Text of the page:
Updated February 11, 2019
Having a house full of 3 kiddos and 3 dogs is always busy and often times very LOUD! What always stops me in my tracks is my little one singing her heart out to her favorite song of the week. Usually I am able to identify the tune, but she manages to insert her own words and combined with her theatric flair, her brief presentation always make me laugh. We all have magical, heart-warming moments like this; however, there are many times when our well-being is determined by the way we manage challenges in our lives.
I will always recall the day when my daughter was born 14 weeks premature. It was a situation that no one prepares for, and it was very much a life changing moment. The key to finding personal growth from it was having mindful acceptance of the situation. Acceptance is about making the best of each moment, just as it is. I will be honest, the first few weeks of my daughter’s life was painful to witness as she endured so many medical interventions; however, we didn’t resist the moment—we never said” “Why us?” “It’s not fair!” We accepted it as it was. Through acceptance, we didn’t amplify our own pain and suffering. We endured and moved forward from it.
So, you’re probably wondering how my family and I were able to find personal growth through mindful acceptance of a challenging situation like ours. Well, the kind of acceptance I’m referring to has nothing to do with giving up, or defeat. Nor is it agreeing or liking of a disappointing situation. Let’s take a look at what acceptance is and is not.
Acceptance is an Action
In my situation, I actively practiced acceptance by bringing my awareness to the present and acknowledged the truth of the moment—that my daughter was born at 26 weeks. The present was my anchor that helped me to let go of the ideas about how things “should” have been and steered me away from worrying about her future. Acceptance as an action made the ordinary world become more interesting and wonderful. Things that most often seem common, routine and boring became fascinating and something to appreciate.
Acceptance is not Acquiescence
Acceptance does not suggest you are in agreement of a situation. To illustrate this point, I’ll use the example of the daughter who brings home a mate who does not embody the characteristics that her father wished for her. Despite efforts to convince him otherwise, the daughter is unsuccessful. Rather than resist the situation, the daughter accepts she can’t change her father’s mind and she realizes that she may always have to face his disapproval. Acceptance allows the daughter to disagree with her father while simultaneously being accepting of him for who he is, and it assists her in managing her reactions to his disapproval.
Acceptance is not Approval
Acceptance of a situation does not reflect that you like it. For example, you are due to be at meeting in 10 minutes, but you find yourself stuck in bumper to bumper traffic that will delay you by at least 20 minutes. A usual reaction for many people in this situation is to be frustrated, anxious, and upset. You don’t have to like your predicament in order to accept it. Accepting that you are stuck in traffic means recognizing the reality of it. Once you are fully aware of this, you can be thoughtful about how you want to respond to it. Acceptance helps you to understand that your frustration and anxiety will not get you to your meeting any sooner, so a more positive way to cope is by initiating some deep breathing, scanning your body for awareness, and loosening up any tense muscles to allow you to wait patiently.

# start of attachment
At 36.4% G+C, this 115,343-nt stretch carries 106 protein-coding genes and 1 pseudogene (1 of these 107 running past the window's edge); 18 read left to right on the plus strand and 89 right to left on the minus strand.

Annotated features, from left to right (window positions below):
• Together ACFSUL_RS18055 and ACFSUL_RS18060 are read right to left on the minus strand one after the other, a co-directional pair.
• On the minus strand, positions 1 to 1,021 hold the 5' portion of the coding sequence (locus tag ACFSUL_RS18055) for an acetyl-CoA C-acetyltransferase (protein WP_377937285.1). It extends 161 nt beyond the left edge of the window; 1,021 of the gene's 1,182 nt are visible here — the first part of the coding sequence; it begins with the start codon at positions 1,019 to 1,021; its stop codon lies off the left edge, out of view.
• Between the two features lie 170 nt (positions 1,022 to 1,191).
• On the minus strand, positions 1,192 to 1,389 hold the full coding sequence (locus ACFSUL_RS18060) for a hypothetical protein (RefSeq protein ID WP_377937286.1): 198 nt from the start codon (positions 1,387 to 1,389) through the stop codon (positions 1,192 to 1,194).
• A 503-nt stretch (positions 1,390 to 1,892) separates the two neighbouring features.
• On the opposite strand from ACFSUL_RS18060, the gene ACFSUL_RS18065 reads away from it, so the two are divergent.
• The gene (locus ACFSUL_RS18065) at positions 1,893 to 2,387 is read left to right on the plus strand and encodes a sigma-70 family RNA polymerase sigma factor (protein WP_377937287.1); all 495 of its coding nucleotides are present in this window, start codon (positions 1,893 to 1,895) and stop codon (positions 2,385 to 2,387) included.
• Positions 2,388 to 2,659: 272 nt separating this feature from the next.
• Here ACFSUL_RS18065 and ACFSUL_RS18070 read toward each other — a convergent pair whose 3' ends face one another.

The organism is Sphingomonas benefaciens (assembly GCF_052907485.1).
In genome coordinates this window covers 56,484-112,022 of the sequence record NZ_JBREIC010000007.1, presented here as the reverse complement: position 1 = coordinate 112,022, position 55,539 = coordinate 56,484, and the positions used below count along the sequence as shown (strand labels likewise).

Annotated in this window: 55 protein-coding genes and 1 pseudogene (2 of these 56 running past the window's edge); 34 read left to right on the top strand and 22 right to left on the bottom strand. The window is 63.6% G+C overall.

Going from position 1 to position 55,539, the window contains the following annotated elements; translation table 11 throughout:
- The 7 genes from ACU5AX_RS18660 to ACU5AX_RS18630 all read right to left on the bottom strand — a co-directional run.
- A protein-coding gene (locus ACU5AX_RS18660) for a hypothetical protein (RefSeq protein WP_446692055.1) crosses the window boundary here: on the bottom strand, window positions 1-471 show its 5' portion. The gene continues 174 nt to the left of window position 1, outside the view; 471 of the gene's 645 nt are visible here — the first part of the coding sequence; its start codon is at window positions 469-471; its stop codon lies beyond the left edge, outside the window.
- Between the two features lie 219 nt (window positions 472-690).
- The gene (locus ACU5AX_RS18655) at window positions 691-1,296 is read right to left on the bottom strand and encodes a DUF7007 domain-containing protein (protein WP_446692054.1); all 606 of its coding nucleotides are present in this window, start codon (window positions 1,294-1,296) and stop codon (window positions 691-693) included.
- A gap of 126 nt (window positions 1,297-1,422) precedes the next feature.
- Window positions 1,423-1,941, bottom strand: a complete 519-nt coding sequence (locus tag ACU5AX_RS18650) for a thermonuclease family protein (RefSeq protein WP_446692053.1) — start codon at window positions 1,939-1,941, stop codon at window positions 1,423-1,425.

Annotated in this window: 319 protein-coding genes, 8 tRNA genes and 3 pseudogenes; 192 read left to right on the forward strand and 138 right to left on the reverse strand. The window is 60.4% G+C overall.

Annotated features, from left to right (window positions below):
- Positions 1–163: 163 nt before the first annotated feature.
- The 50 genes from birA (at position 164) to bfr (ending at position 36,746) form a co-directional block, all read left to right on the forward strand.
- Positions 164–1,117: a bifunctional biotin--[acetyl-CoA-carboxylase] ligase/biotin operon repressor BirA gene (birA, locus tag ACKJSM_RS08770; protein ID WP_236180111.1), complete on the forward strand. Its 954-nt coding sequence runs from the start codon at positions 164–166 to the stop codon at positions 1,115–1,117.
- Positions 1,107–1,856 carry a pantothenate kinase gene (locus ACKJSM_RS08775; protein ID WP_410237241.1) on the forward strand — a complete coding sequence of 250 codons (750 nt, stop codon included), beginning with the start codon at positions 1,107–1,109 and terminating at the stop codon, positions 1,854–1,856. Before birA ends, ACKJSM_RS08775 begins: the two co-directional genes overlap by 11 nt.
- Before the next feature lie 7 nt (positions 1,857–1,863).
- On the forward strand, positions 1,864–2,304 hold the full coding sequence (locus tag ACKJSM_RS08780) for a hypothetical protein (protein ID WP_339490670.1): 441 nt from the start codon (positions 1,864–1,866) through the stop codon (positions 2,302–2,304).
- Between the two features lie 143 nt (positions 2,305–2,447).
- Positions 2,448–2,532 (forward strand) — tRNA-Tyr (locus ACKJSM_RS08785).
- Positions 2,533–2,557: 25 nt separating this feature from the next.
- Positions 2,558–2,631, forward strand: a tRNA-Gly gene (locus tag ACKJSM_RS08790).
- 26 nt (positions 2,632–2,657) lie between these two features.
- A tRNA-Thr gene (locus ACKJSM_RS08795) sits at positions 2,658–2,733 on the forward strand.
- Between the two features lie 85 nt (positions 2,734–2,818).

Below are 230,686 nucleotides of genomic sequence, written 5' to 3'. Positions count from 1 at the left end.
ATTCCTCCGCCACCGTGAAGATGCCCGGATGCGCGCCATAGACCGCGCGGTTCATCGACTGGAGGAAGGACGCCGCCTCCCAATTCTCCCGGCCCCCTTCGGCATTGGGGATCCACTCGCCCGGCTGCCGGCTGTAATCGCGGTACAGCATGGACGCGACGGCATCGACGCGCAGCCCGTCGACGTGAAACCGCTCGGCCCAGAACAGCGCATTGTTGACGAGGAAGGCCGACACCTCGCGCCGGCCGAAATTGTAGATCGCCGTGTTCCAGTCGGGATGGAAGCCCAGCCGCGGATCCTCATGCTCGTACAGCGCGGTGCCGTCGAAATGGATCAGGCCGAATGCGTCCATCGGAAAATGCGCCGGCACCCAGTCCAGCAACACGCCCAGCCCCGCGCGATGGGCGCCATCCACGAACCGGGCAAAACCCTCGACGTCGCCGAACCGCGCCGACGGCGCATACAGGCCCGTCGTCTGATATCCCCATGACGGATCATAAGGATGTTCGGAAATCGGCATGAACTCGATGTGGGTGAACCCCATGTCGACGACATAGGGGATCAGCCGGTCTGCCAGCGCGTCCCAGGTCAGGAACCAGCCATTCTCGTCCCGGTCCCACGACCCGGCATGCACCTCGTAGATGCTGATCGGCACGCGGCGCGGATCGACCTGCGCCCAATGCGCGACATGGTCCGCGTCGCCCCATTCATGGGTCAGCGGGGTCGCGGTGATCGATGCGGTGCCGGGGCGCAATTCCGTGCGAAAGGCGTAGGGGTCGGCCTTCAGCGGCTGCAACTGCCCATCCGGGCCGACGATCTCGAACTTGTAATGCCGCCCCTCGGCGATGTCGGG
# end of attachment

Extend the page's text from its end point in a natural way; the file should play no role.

Acceptance is Your Path to Happiness
Google executive, Mo Gawdat says he formulated an algorithm for happiness which was tested after his son unexpectedly died. We’ve all heard the analogy of whether your glass is half full or half empty. According to Gawdat, we must learn to recognize the fullness (or emptiness) of the glass, and then assess what brought us there. He explores the concept of happiness as simply recognizing the truth of the glass. Gawdat admits that the pain he feels for his lost son will always last, but he doesn’t live with thoughts that circle and deepen that anguish.
He regards the reduction of suffering, as a choice. “I can either chose to suffer, or I can choose to sort of accept life as harsh as it has become and reset, make that the zero-point and try to make that slightly better than it is today, and slightly better tomorrow.” Happiness, then, is that peaceful feeling of gratitude and life events meeting our expectations. Gawdat’s mission is to make 10 million people happier and he understands it won’t bring his son back, but it will be slightly better than the day he left.
In summary, mindful acceptance is seeing the present moment just as it is, and making the best of it. It does not remove the painful sting from a difficult situation, but it has the potential to help you avoid increasing your suffering. Acceptance is an active practice that empowers you to get yourself “unstuck” so that you may continue to move forward in life to find your happiness.
Call to Action: What are your thoughts about mindful acceptance? Is there a place for it in your life?